If the facts are untrue, the conclusion is flawed.
Such a result might add weight to the view that the conflict was not about an Islamist constitution, but about two very different visions of society: a defined identity-based project to see a more Islamised Egypt; and a more pluralist vision of a democracy, with multiple identities. But the problem is also a practical one. No one behaved as if they wanted to build a pluralist society. 
Add weight to the view, so flawed information which leads to a flawed conclusion is all to add weight to this idea? Also no one behaved as if they wanted a pluralist society? Liberals have long accepted Article 2 of the constitution? Saying 'no one' is a very weak argument.  When you say both sides are wrong, you're covering up for one of them, usually the stronger side. Other sides weren't given a chance. Also remember that El Baradie was inclusive about including the Muslim Brotherhood in the Egyptian Association for change despite everything.
The art of compromise was not much in evidence. Mr Morsi started out with the intention of creating a broad tent involving minorities – but that approach also depended on the ability to keep everyone inside that tent. The last few months have made that increasingly difficult. The one hope is that this result encourages both side to fight the parliamentary elections.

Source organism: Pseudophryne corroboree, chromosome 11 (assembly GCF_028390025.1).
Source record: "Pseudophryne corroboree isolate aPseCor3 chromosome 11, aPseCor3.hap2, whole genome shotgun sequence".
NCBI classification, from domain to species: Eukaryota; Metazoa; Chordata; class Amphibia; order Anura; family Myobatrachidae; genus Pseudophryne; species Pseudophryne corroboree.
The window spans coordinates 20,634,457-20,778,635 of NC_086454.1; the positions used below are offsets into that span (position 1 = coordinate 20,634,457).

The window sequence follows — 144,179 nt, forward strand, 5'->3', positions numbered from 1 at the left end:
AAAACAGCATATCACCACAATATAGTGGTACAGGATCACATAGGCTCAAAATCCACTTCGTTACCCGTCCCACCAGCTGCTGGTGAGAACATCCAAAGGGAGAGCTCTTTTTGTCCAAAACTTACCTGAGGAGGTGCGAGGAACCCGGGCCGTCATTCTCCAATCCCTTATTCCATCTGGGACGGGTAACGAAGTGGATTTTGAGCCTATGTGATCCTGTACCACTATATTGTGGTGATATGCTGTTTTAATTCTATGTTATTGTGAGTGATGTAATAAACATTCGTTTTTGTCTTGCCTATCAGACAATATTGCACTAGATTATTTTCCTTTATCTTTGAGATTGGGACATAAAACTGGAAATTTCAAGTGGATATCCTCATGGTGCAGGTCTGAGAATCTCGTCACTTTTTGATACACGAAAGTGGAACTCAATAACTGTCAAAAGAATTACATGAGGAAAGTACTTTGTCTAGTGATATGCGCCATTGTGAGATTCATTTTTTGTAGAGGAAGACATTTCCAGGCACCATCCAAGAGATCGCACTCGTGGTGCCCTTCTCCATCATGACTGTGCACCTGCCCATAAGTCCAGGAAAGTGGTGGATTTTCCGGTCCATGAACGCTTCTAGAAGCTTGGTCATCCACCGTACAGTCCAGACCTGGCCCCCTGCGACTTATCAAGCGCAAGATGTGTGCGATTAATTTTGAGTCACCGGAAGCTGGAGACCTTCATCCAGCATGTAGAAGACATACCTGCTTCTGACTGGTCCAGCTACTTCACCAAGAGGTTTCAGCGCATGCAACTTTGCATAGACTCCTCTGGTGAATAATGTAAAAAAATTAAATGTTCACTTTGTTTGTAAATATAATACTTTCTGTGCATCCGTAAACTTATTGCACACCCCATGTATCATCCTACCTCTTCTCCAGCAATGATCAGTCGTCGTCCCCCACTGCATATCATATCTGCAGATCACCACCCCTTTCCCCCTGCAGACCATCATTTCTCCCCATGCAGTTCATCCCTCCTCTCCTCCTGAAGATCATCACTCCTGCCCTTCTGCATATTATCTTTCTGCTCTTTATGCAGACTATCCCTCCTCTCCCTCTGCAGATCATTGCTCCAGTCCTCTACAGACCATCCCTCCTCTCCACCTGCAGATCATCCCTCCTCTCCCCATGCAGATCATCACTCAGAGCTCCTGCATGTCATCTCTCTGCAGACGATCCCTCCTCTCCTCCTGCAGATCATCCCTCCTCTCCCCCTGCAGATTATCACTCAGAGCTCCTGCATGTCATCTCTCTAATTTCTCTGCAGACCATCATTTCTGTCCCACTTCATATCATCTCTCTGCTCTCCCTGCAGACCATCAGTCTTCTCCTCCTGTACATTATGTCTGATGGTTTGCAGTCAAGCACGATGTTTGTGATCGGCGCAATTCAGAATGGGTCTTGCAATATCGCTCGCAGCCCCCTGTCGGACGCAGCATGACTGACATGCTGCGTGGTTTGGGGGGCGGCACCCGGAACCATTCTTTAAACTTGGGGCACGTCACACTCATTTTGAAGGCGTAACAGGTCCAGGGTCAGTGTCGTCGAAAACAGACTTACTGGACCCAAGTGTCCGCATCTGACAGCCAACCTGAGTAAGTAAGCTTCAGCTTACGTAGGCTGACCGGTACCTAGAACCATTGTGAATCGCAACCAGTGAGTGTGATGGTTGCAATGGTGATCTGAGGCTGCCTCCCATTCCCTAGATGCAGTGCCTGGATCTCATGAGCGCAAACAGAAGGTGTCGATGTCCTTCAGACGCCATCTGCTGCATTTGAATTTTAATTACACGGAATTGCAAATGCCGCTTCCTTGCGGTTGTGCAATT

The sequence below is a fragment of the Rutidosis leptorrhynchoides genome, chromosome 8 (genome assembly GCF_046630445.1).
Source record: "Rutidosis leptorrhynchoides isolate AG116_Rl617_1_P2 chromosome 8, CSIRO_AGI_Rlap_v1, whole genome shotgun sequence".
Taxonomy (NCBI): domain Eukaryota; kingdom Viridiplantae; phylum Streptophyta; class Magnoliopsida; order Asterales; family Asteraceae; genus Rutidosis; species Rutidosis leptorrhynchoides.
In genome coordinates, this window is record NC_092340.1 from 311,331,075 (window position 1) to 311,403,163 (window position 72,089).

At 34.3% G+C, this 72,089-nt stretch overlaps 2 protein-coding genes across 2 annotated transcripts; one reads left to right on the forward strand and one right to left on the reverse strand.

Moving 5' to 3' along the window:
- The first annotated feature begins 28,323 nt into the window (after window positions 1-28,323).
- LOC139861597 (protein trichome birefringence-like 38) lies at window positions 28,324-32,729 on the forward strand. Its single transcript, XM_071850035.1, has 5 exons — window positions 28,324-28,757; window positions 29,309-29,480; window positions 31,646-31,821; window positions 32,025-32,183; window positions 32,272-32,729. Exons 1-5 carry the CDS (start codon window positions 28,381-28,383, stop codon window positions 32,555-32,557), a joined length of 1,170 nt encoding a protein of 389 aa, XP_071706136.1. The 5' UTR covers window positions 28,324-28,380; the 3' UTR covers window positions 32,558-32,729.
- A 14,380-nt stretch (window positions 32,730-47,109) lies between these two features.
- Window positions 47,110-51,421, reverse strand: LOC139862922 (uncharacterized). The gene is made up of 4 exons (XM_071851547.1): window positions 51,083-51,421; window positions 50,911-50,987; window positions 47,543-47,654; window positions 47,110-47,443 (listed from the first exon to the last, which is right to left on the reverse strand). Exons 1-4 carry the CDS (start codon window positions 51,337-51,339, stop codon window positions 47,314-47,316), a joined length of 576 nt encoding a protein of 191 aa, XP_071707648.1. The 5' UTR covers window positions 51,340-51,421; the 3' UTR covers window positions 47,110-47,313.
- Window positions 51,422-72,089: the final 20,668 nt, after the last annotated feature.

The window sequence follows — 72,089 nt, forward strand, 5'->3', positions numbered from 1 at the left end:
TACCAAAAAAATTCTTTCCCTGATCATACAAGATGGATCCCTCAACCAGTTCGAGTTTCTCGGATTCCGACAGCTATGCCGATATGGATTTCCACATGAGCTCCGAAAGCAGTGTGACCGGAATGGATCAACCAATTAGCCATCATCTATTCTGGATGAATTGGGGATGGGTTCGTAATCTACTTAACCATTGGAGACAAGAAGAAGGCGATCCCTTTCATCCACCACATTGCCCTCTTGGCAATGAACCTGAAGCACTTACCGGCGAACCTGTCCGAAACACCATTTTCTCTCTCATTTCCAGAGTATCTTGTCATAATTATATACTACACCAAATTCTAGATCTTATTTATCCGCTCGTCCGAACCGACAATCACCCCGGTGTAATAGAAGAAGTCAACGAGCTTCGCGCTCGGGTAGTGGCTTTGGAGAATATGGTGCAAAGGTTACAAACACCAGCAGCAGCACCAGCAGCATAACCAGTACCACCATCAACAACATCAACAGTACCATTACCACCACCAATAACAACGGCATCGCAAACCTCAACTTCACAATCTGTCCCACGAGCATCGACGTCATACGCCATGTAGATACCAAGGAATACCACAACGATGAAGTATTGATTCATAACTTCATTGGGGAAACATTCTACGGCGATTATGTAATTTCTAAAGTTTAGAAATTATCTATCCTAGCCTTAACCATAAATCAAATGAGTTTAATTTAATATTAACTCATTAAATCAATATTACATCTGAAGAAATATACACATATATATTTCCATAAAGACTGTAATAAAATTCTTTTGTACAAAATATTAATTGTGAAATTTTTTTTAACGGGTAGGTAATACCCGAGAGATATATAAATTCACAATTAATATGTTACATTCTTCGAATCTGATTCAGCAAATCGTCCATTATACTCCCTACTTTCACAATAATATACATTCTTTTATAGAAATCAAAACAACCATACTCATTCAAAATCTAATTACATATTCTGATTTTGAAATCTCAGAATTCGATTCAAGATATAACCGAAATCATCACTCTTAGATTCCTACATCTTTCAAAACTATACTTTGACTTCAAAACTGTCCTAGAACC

What is he driving at? Honestly I just don't understand the reasoning, how does polarisation turn into hope through fighting for parliamentary elections. Why is there a message to move on about the constitution despite fraud  which the writer himself mentioned and more importantly no consensus? How can a society split up moved past a non consensus constitution with a low turn out and low percentage in favor at that?
President Morsi's task is now clear. 
Clear to who?
It is not to entrench the divide but to reach across it to all Egyptians, Christian or Muslim, secular or religious, liberal or conservative. 
The entire piece ignores Morsi's role in all this.He took measures to divide in the first place as if it were his task, so how is it clear that his task has now changed?
 Mr Morsi's will have only established a constitution worthy of the name when that happens. 
Has the writer even read the constitution? The constitution itself helps widen the gap, the Christians he wishes to bring closer were not consulted, the MB have issued statements accusing them of being at the protests and being behind all opposition and the No votes. This is on their official site. The writer can pretend that the constitution articles have nothing to do with it, this is something I can only disagree with and it would be unfair of me to put it in the category of inaccurate facts but rather laziness or poor reasoning. Overall, aside from the factual inaccuracies, unreasonable conclusions and the generally poor quality, this editorial paints a very inaccurate simplistic picture, awfully close to propaganda.